The strong urge of Mina Swaminathan to be a teacher of poor children made her try several options. She taught at St Thomas school, started Nehru Experimental centre at IARI and opened Balwadies on campus for Agricultural Labourers.
Her creativity and ingenuity made her an expert in using low-cost learning material and drama as a communication tool in education and awareness building. She used this learning and talent extensively in Mobile Crèches under the banner of Lok Doot.
Mobile Creches provided her a platform to experiment with teacher education. The job training concept for childcare workers has its beginning with her experience at Mobile Creches of training local community women as volunteers to run Balwadies.
Creative engagement with educational practices was also displayed in Workshops of IAPE and became an integral feature of the Annual IAPE conferences. Mina ji used the learnings from her experience on pedagogical innovations and documented these in teacher’s manuals and guidebooks authored by her.
Staring with the Manual and guidebook for teachers of 4-6 years and another one for caretakers working with children under the age of three. Balak Journal of IAPE was edited by her for decades and almost all issues published her articles. In the early 70s Balak was perhaps the only Journal /Magazine of ECCE in India.
Her efforts created visibility for IAPE as a professional association that was recognised by the Government of India and invited to participate in the process of development. It became a pressure group for the campaign of the young child. Be it the committee for FiveYear Plans or New Education Policy, Mina Swaminathan was a member, more for her personal credentials but also represented IAPE.
In the Review Committee of Acharya Ramamoorthy (1986) Mina Ji and Anil Sadgopal pleaded for interpretation of Article 45 for right to education and argued that the education process needs to begin at Birth and not at Entry to school. It echoed the opening statement of the Jomtien Declaration “Learning begins at Birth”.
Mina Swaminathan took the lead in organising public rallies, campaigns and approached Parliamentarians but was given no credence. Unfortunately, the 86th amendment resulted in Article 21 A that included only children 6-14 years in Right to Education Act of 2002. Exclusion of 3-5 years saddened her and many of her fraternity members.
Her conviction of linking Early Child Development and Child Care was so profound that Mina was instrumental in setting up the Forum for Creches and Childcare Services (FORCES ) in 1989 which resulted in the set-up of the National Creche Fund by the Government which is used by NGOs to provide crèches across the country.
It is very heartening to see that, if not during her lifetime, some of the issues and agenda she strived for have culminated in favourable outcomes. With global developments, ECCE is now a buzz word in the process of development even in India. In reorganised ICDS, ECCE has been given due focus, with home-based interventions for under threes. Some states have taken the initiative of introducing AWC cum Creches model.
The Municipal Corporation of Delhi at her insistence started nursery classes in all their schools and are continuing to do so even today. The recently announced National Education Policy 2022 has taken in its fold 3-6 years as legitimate beneficiaries of the educational system. The early years learning pedagogy has been extended to eight years with the launch of a uniform curriculum for Foundation Years by the Ministry of Education. States are in the process of contextualising curriculum to their specific requirements.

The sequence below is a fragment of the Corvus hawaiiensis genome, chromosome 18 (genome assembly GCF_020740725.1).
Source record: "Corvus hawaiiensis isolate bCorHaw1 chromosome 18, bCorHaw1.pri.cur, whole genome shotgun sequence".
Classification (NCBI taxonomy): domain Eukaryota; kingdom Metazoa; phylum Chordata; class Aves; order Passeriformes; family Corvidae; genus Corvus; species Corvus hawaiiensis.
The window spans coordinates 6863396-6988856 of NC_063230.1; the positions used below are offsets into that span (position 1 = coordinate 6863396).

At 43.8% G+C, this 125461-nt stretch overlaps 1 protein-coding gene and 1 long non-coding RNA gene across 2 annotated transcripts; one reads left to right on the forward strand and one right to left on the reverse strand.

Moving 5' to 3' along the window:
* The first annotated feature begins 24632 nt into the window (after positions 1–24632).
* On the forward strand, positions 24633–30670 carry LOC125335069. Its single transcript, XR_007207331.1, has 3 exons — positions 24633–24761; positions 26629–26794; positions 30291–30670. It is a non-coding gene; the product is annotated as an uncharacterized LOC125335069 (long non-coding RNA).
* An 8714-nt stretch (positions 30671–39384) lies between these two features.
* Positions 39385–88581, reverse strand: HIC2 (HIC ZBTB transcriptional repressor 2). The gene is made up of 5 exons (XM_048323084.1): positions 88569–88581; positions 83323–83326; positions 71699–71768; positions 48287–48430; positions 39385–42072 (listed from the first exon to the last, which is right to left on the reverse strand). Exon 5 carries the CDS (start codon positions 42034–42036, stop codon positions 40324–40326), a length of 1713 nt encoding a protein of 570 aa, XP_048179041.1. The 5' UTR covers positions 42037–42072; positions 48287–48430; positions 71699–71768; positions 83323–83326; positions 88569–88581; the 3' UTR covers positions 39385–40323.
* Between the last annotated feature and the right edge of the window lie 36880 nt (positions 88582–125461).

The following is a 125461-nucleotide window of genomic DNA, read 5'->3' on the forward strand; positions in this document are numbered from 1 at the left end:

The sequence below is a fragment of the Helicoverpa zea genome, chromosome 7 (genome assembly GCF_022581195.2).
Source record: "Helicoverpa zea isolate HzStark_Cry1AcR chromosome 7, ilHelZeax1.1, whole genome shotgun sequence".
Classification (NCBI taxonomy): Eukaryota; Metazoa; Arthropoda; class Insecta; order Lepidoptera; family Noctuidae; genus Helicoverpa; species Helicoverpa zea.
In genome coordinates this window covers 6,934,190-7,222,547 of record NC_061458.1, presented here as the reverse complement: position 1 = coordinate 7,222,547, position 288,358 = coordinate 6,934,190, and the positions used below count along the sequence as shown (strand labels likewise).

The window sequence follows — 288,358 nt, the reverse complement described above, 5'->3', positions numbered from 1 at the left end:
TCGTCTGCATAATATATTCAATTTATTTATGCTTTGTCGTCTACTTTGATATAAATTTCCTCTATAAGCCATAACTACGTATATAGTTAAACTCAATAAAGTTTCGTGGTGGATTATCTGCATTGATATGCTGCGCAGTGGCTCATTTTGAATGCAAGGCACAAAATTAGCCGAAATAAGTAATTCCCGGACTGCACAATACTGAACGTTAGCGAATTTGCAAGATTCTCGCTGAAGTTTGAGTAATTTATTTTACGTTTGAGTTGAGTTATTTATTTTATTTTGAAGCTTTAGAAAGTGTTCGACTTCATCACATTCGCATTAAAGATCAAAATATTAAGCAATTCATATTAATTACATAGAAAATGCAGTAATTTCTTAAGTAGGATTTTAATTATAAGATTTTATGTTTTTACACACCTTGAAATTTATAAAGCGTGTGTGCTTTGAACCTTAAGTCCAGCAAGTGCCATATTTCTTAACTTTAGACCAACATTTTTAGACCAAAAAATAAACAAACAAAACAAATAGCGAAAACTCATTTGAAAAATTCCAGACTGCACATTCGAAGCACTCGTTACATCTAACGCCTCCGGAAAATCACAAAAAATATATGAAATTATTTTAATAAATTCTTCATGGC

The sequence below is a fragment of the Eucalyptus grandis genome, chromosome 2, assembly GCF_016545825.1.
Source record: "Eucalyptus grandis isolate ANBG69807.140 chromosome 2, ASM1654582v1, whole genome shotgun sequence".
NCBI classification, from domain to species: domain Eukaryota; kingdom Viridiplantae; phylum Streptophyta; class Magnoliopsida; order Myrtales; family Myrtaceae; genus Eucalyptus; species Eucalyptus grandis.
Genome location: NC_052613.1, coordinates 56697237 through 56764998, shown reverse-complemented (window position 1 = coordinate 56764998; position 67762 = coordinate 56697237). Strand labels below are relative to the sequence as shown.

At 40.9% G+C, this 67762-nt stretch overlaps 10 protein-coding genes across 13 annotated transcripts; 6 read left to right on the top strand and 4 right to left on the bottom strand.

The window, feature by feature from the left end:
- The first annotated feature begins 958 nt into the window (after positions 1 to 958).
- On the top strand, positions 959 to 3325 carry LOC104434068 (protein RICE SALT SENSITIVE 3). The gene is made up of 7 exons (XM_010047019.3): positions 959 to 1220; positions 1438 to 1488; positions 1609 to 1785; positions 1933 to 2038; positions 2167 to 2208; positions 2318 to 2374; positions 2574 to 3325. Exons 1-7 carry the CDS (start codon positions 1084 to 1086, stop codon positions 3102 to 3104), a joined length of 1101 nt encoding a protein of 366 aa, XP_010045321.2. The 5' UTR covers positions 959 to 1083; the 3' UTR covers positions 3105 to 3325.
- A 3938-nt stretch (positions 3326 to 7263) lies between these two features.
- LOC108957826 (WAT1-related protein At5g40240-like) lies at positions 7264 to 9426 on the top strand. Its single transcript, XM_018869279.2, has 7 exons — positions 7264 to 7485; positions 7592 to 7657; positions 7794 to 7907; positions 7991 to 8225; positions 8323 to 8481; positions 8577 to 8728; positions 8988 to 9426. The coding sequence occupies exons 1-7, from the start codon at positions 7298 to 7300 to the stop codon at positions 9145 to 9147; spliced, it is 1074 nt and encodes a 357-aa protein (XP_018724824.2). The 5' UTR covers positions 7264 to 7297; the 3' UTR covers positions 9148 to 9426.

All the above concerns were so close to her heart; I am sure she is watching from above and showering her blessings. The seeds sown by her are slowly blossoming into flowers and fruits.
Mina Ji once shared how she refused the offer of a Ph.D with a renowned Professor and instead opted to be a teacher of poor children. She had no regrets and said, “I have a Ph.D from the School of life”. Which is so apt as a statement as her desire to learn and experiment was so deeply embedded in her that she left no stone unturned to discover, explore and experiment.
Her field exposures added a lot of insights and knowledge about working with people. Whether it was her travels to Vietnam, Philippines, Cambodia, Malaysia, Thailand, Hanoi or near Chennai in Tamil Nadu, her perceptive observations and analytical skills gave her the ability to translate learnings into useful outcomes.
Documenting experiences as case studies, preparing manuals, guidebooks, planning training workshops, making an intervention model, or planning a project targeted at quality child development and women empowerment. Starting at MSSRF both Action for Child Care Education Strategies and Services (ACCES) and Uttara Devi Research Projects are a true testimony to that acumen she was blessed with.
I feel I have neither the ability nor the time to comprehensively list or do justice to her lifelong contributions. The narrative so far clearly illustrates she was focused on pursuing issues with extreme seriousness and a deep understanding.
The title of the tribute calls her an ICON. An icon is described as “a person of distinctive excellence who is widely admired and recognised for having great influence or significance in a particular sphere” … Mina Swaminathan is truly a Legendary Icon of ECCE.
At the end, I urge many of us who have been closely associated with her to be sensitive to the fact that she has handed over the baton to us and together we are ethically bound to continue to strive to take her unfinished goals and lifelong contributions forward.
In Professor Swaminathan’s words… “It is our duty to ensure that the many buds she has helped create do not end up as blossoms on the dust but are enabled to flower and bear fruits”.
I humbly bow down once again in reverence to Mina di for all that I have learnt at her feet and the countless lives she has touched. OM Shanti!
The blog is written by Dr Adarsh Sharma, Former Director NIPCCD, Consultant – Social Development.